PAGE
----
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Monday, May 2, 2011

Middle East One Currency Agenda

The Following Programs are Now in Service:
  • Obama the Osama Slayer - featured on May Day propaganda media
  • IMF Middle East One Currency Agenda - domino-like government protest and Arab uprising propaganda
Is Arab Regime Change One Currency Plot?

The domino-like set of protest against governments across the Middle East and North Africa may be part of a larger cleansing of the region before a unified currency takes hold in the oil-producing states.

Talk of a single currency among the Gulf States modeled after the Euro has been bandied about for more than a decade. In Decemeber 2001, members of the Cooperation Council of Arab States of the Gulf (GCC) decided at a summit conference in Muscat to introduce a monetary union as of January 1, 2010, reports Credit Suisse. In 2008, Qatar’s Central Bank Governor, Shaikh Abdullah bin Saud al Thani, confirmed the plan was still on track with a due date for 2010.

“The US dollar has failed. We need to delink,” Nahed Taher, chief executive of Bahrain’s Gulf One Investment Bank, told The UK Telegraph in December 2009.

Because the tentatively-named “gulfo” would usurp the American dollar’s status as the reserve currency for oil transactions, concerns that some countries using the new monetary system who are inhospitable to Western interests in the region, or whose aging dictators might give way to a regime that would, put the plans on hold until a solution could be offered that would placate those worries.

Bahrain’s foreign minister, Khalid Bin Ahmad Al Kalifa, noted that other basic barriers to trade and capital flows based on those political divisions would have to be broken down first for the project to work.

Another concern is that the new currency would be dominated by Saudi Arabia, setting monetary policy would set for Riyadh’s needs and making smaller countries feel more like satellites.

“The single currency should come last. We need to coordinate our economic policies and build up common infrastructure as a first step,” The UK Telegraph quoted him as saying.

In a major breakthrough that year, the GCC also agreed to create a joint military strike force – similar to the EU’s rapid reaction force – to tackle threats such as the incursion of Yemeni Shiite rebels into Saudi territory earlier that year.

That agreement conjures the possibility of a war between unified Sunni Gulf states against Shiite Iran, which is reportedly still after a nuclear weapons arsenal. However, members of the GCC all agreed that “any military action against Iran” by Western powers would be unacceptable.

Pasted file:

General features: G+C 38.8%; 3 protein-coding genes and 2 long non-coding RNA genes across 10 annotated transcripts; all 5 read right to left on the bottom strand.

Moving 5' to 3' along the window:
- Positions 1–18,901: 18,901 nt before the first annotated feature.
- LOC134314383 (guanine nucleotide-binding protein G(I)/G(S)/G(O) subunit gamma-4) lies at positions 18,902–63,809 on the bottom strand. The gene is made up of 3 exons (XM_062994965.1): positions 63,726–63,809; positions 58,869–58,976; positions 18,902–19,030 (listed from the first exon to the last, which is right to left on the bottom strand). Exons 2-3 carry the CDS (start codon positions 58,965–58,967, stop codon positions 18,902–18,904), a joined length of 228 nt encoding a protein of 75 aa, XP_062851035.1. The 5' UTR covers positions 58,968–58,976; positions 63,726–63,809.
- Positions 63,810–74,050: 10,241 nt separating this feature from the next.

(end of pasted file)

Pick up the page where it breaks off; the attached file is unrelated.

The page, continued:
There is a logic to an Arab currency. The region speaks one language, has the unifying creed of “Umma Wahida” or One Nation from the Koran, and has not torn itself apart in savage wars – ever – in quite the way that Europe has in living memory.

Longer-term plans include the Gulfo being part of a larger basket of currencies that include the Euro, Japanese Yen, Chinese Yuan and gold which would become the reserve currency of the world - (source:


The International Monetary Fund has approved plans that will achieve monetary union for Middle Eastern countries by 2005 and the launch of a single currency by 2010. The IMF's policy discussion paper states: "The general conclusion is that the benefits do not seem too large, but that neither do the costs." The IMF has mapped out the steps that will be taken during the unification period to establish the single Gulf currency within the first decade of the new millennium.

The new currency will initially be limited to members of the Gulf Cooperation Council, which includes some of the most wealthy nations on earth. The GCC Gulf comprises Saudi Arabia - the world's most important source of oil, as well as Bahrain, Kuwait, Oman, Qatar, and United Arab Emirates. According to the IMF:

"The establishment of an economic and monetary union will create an important regional entity that in 2001 had an estimated combined GDP of about $335 billion, average weighted per capita income in nominal terms of $12,708, and 45 and 17 percent, respectively, of the world's oil and natural gas reserves."


During 2002, an extreme acceleration of the globalisation process has unified more nations than ever before. Ten new countries agreed to become member states of the European Union, and when Turkey joins the EU it will become the second largest member state, and the boundaries of European Union jurisdiction will include a substantial part of Asia as well as most of the European continent. The EU is no longer just a United States of Europe.

"It has been quite a year for the European Union. It began with the euro becoming a common currency across 12 member states and much of western Europe. It should end with invitations being issued to 10 countries to join the 15 current members of the EU. By any standards, 2002 will be a landmark."

Also in 2002, seven new nations joined the American-led NATO military-political alliance.

"Nato leaders meeting in Prague have invited seven more countries to join the alliance in what will be the biggest expansion in its history."


The early years of the new millennium will be dominated by the great institutions of world unity, United Nations, the United States of America, the United States of Europe, and the United States of the Gulf. When the unification process is complete, how many separate groups of unified nations will exist?

Does this latest round of international unification bring mankind closer toward the United States of the World? - (source: